A new scientific paper has confirmed the extreme weather that is - and isn’t - worsened by climate change.
Scientists have finally confirmed the link between human-induced climate change and some extreme weather events, in a new review paper.
The research shows that human activities have a direct effect on certain types of severe weather including heatwaves and heavy rainfall.
The heatwave currently affecting Europe, for example, is likely between one to three degrees hotter because of climate change.
“I think we can very confidently say that every heatwave occurring today has been made more intense and more likely because of climate change,” says climate scientist Dr Friederike Otto, who co-authored the study,
Otto says the research is very valuable to governments, insurers and economists preparing for extreme weather events.
However, the study also warns that large gaps in data from many areas in the world still conceal the full extent of climate change damage - and explains what needs to change.
How does climate change impact extreme weather?
The study has examined data from the last decade to understand the effects of human-caused climate change on extreme weather events.
Authors Otto, from Imperial College London, and Dr Luke Harrington, a senior research fellow at the New Zealand Climate Change Research Institute, looked at the changing patterns of heatwaves, droughts, heavy rainfall, wildfires and tropical cyclones.
The paper, released today in new research journal Environmental Research: Climate, looks at how climate change impacts the intensity and likelihood of these weather events.
Are heatwaves caused by climate change?
The researchers found that heatwaves and heavy rainfall are directly affected by climate change. “We have a really robust understanding of the physical mechanisms which are causing the changes in the intensity of these events,” Harrington says.
The study also highlights the importance of understanding how the frequency of these weather events is affected by climate change.
The paper concluded that heatwaves are becoming as much as 10 times more likely in some areas because of climate change. The likelihood of heavy rainfall in certain parts of the world is around double.
How can we measure the effect of climate change on weather?
The study also looked at how to quantify the changing intensity of weather events and understand their economic and human costs.
“We have information on floods and cyclones because historically people have been aware that they are expensive,” says Otto, “but for most other types of extreme events we actually don’t know very much about what they cost.”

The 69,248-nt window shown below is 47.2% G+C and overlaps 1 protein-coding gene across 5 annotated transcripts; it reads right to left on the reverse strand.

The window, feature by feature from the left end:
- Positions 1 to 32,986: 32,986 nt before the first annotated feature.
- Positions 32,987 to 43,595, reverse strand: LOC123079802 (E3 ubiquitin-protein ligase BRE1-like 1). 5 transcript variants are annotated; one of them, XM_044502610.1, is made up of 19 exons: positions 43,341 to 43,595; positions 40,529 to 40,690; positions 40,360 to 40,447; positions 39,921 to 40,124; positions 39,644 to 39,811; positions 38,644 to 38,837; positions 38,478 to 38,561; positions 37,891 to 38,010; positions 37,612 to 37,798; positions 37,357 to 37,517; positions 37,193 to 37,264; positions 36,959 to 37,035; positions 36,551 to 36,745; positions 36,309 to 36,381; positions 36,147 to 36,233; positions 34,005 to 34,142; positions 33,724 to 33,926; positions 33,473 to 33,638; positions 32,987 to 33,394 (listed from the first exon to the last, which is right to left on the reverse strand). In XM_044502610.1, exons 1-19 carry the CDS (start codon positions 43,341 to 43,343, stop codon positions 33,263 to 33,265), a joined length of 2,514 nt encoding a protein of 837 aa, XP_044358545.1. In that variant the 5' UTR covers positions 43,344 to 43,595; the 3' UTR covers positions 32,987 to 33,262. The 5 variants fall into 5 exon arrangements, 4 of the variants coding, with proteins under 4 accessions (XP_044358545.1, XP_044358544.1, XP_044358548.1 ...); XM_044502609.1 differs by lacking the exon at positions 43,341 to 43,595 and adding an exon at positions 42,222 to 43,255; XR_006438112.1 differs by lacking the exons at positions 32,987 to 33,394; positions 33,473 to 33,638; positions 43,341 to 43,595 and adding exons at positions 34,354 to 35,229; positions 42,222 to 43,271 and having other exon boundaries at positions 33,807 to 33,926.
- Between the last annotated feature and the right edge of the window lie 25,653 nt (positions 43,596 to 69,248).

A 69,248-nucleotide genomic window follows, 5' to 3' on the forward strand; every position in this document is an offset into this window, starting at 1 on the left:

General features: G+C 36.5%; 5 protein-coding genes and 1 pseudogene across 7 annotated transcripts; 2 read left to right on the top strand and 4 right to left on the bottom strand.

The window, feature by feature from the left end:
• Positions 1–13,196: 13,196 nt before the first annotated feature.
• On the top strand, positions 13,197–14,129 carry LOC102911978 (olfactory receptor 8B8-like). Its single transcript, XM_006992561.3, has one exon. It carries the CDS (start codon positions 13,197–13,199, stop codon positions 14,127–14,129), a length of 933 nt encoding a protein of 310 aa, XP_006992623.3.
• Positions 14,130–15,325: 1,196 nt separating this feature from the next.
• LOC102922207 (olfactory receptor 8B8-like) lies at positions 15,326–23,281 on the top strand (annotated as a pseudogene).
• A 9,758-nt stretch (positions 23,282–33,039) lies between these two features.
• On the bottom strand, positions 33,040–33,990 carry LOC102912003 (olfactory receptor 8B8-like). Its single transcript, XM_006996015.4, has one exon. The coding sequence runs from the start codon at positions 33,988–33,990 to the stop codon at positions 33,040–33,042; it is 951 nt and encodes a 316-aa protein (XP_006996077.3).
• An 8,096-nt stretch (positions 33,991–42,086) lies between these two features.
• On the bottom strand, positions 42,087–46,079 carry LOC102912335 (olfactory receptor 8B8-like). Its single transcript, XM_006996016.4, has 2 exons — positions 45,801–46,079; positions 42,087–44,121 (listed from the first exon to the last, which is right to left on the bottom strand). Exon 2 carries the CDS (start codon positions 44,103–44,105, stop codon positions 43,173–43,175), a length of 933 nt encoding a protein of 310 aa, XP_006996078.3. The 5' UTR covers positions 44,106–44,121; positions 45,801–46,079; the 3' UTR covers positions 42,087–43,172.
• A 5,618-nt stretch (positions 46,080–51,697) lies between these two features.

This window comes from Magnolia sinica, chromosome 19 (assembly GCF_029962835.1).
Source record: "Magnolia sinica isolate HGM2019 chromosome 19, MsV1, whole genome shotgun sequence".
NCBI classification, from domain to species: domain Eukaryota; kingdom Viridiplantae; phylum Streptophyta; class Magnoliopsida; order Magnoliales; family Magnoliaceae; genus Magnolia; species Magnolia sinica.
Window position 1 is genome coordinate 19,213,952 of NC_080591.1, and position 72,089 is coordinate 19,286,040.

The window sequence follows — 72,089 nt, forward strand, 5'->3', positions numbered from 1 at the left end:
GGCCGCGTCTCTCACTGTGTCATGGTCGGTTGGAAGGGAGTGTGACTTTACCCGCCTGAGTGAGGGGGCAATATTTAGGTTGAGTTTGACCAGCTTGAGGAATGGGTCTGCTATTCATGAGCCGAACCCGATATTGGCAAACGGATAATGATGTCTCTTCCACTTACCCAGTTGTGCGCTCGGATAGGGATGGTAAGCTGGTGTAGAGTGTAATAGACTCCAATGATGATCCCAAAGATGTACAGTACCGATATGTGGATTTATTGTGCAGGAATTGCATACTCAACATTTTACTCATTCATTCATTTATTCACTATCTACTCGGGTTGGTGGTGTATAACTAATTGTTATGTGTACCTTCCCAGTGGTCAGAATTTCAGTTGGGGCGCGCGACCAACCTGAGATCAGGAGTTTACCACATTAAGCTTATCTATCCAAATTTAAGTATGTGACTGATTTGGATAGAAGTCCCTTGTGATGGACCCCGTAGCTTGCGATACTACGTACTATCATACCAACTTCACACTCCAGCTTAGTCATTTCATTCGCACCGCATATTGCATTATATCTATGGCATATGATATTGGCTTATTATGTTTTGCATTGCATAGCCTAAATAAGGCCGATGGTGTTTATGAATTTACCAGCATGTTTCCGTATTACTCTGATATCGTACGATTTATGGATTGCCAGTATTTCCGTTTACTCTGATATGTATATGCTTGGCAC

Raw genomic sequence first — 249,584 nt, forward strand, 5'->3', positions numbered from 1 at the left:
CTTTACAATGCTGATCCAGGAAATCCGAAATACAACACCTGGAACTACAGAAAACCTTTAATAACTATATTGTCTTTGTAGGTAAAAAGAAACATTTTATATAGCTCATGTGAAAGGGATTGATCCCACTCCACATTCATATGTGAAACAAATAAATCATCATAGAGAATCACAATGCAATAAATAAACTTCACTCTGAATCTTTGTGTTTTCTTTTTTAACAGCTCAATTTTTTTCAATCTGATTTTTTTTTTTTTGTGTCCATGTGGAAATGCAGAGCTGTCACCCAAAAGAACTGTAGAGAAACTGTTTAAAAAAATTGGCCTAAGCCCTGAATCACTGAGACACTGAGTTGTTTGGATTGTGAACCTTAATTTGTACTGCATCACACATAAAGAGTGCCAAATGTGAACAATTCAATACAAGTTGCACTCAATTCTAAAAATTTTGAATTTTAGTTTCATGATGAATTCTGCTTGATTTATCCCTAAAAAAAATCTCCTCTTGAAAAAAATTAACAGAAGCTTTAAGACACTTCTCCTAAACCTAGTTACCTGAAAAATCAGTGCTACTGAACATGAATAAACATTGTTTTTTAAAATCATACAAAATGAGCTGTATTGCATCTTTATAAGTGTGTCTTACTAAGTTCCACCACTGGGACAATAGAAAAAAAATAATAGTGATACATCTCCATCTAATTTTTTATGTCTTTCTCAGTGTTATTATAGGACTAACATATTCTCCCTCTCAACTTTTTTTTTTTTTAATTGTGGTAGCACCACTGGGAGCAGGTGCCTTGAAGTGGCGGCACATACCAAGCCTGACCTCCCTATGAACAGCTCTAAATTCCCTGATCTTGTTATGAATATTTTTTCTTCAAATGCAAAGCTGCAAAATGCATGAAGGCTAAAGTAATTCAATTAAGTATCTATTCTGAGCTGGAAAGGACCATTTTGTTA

The study looked at the impacts of some individual weather events, especially those less documented like heatwaves and drought. Harrington explains that the impacts of these can be more difficult to quantify and are affected by different measuring systems around the world.
According to the scientist, for events where there is comprehensive data, “we start to see some really incredible numbers come out.”
What is the cost of extreme weather events?
The 2009 heatwave in Australia, for example, was found to have caused 800,000 AUD (€524,261) of direct costs due to transport and infrastructure disruption as well as 500 deaths and 3,000 hospitalisations.
“Often these impacts have not been recorded for many events and even individual heatwaves have not been recorded in many parts of the world,” Harrington says.
The authors hope the paper will lead to greater research into the costs of other extreme events which may prove even higher than floods and cyclones.
They also hope a wider range of costs is taken into account including the impact on mental health, ecosystems and agriculture.
The researchers say an understanding of the costs of extreme weather events is vital for insuring against loss and damage, funding adaptation measures, and litigating against polluters.
Are all extreme weather events affected by climate change?
The study also highlighted the extreme weather events that had little impact from climate change.
Drought and wildfires, for example, vary greatly depending on the region. “We see things like agricultural drought worsening in places where it is a typically moisture-limited region anyway, like the Mediterranean,” says Harrington.
Similarly, wildfires are becoming more intense in already susceptible areas.
Otto warns that in these cases, mistakenly attributing this extreme weather to climate change is a serious problem.
“We should be careful not to overestimate the impact of climate change because it takes the responsibility away from locally addressing problems,” she says. Droughts, for example, are also affected by deforestation, poverty and lack of infrastructure.
What research is needed on climate change and extreme weather?
Our understanding of the effects of climate change on extreme weather is still hampered by missing data, the researchers say. They explain that many parts of the world lack the historic observations of sufficient quality or time periods to draw conclusions.
“This study highlights what we know globally about how climate change impacts different extreme events very differently,” says Otto, “but it also looks at where we have huge gaps in our understanding and our data.”